To delve into why there is a representation problem for certain roles within the organization, examine the entire employee lifecycle to see where there are bottlenecks. Be curious about the different dimensions that shape workforce representations, including hiring manager, geography, job level, job type, compensation, tenure, development programs attended, and performance ratings.
Step 2: Take the right action
There may be legitimate reasons for promotion stagnation among underrepresented groups within your organization. Other differences, however, might be the outcome of individual actors, behaviors, or attitudes within the organization.
Data can help you see whether individuals from underrepresented groups actually have the same qualifications and are not being promoted. If this is the case, it’s an indicator of bias. If it’s not the case and there is still a pay gap, then actions designed to address structural problems (such as removing a college degree requirement) could help.
Step 3: Create accountability
It’s important to create a rhythm of data so that stalled progress or a negative trend keeps people motivated to focus on DEI, and when things do change in a positive way, you can celebrate the improvement. There are two distinct rhythms to create: one that mimics your financial reporting and another that happens alongside decisions in the flow of work. Organizations must become accustomed to reporting on their diversity data in the same way they report on their sales data.
Step 4: Correct course
If you have followed step one, you will have a precise view of where your workforce challenges are. This, in turn, will allow you to be very specific about setting targets and goals, which will hold people accountable for making better decisions. This means you can also publicly share your targets with confidence. In the end, having this data on-hand also enables the organization to continually refine its approach and correct course if needed.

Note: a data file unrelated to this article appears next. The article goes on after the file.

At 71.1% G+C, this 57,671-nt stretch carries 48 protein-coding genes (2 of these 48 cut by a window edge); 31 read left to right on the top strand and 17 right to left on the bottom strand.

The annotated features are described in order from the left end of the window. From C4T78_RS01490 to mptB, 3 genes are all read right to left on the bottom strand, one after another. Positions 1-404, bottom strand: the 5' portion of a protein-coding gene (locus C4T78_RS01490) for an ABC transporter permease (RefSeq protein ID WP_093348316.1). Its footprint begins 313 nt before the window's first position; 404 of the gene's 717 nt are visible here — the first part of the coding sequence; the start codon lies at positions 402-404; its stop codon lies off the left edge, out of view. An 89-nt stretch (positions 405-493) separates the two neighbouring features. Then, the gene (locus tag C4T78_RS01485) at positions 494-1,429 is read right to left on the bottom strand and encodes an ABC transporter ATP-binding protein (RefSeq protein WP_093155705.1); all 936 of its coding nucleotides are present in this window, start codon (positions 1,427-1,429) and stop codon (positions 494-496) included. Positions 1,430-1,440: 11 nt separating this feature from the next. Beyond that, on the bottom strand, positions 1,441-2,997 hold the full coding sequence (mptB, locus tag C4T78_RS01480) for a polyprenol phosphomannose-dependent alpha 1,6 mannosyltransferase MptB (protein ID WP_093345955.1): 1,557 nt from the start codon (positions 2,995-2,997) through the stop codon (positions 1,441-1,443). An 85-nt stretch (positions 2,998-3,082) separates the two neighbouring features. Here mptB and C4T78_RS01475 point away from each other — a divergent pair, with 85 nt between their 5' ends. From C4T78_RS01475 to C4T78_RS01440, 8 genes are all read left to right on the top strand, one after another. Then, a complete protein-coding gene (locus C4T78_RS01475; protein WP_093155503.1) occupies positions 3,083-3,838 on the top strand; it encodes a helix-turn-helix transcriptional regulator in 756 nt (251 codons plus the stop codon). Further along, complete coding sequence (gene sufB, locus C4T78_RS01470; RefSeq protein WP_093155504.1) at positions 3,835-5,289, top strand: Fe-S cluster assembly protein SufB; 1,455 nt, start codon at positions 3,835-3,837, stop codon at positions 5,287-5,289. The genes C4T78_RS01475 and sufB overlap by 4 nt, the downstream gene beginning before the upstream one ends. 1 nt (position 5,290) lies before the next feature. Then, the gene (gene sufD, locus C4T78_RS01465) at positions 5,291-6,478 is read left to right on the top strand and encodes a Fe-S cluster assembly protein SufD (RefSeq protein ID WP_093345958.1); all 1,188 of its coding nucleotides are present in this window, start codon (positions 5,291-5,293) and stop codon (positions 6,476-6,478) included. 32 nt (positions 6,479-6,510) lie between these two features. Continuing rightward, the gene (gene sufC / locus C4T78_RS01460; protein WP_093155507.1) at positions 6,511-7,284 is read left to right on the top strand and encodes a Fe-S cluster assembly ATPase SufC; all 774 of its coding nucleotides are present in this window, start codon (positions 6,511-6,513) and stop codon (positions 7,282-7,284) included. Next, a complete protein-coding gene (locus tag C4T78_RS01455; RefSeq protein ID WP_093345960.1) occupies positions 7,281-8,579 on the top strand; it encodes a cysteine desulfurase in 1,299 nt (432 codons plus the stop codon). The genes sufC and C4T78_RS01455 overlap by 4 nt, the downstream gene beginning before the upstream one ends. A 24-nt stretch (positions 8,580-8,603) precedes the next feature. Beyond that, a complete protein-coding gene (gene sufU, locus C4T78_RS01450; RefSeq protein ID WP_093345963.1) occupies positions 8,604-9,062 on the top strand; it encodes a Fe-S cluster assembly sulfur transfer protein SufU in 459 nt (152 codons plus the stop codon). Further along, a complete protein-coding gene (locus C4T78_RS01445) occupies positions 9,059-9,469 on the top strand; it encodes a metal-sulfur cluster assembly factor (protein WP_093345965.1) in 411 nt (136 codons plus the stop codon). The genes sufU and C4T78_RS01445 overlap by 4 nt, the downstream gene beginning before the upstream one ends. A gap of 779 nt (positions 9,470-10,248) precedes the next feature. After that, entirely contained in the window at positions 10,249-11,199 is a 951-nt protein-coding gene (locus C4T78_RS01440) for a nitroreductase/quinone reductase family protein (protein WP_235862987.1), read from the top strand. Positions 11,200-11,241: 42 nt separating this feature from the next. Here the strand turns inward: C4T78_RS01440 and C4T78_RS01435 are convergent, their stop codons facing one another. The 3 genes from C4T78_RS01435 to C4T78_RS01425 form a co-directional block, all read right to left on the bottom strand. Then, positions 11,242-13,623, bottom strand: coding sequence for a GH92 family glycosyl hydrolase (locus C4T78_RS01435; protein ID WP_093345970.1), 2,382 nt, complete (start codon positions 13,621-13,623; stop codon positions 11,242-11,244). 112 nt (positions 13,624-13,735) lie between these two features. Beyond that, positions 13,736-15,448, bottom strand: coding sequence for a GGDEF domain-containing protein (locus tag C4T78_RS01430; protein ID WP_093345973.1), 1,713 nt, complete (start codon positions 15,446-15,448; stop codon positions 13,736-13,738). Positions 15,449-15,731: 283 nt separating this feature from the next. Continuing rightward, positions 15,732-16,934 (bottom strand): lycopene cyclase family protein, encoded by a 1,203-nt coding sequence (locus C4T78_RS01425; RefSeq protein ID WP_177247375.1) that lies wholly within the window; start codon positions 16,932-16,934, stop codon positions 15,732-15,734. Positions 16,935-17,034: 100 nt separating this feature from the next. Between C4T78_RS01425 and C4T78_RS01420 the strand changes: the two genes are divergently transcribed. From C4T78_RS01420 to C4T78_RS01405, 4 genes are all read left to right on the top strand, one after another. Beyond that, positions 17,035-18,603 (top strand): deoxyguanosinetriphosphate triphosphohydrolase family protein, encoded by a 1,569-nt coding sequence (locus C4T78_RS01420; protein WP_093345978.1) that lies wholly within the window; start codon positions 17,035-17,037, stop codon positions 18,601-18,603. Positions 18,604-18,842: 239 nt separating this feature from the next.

Walk the DEI talk with people analytics
Moving the needle on DEI is not an easy feat—but many organizations are already rising to the challenge. Several companies listed in this New York Times article, for example, have quantified their goals for addressing racial inequality. These are encouraging signs that the future will unfold differently.
Addressing DEI challenges requires a specific type of HR leader—one who can face uncomfortable realities within their own organization and forge a path through uncharted territory (Lenora Billings-Harris, noted DEI author and speaker, shares her thoughts on how to do this well in an interview with us). With meaningful data-driven insights, delivered within the right corporate culture, organizations can do more than just talk about good intentions—they can achieve results.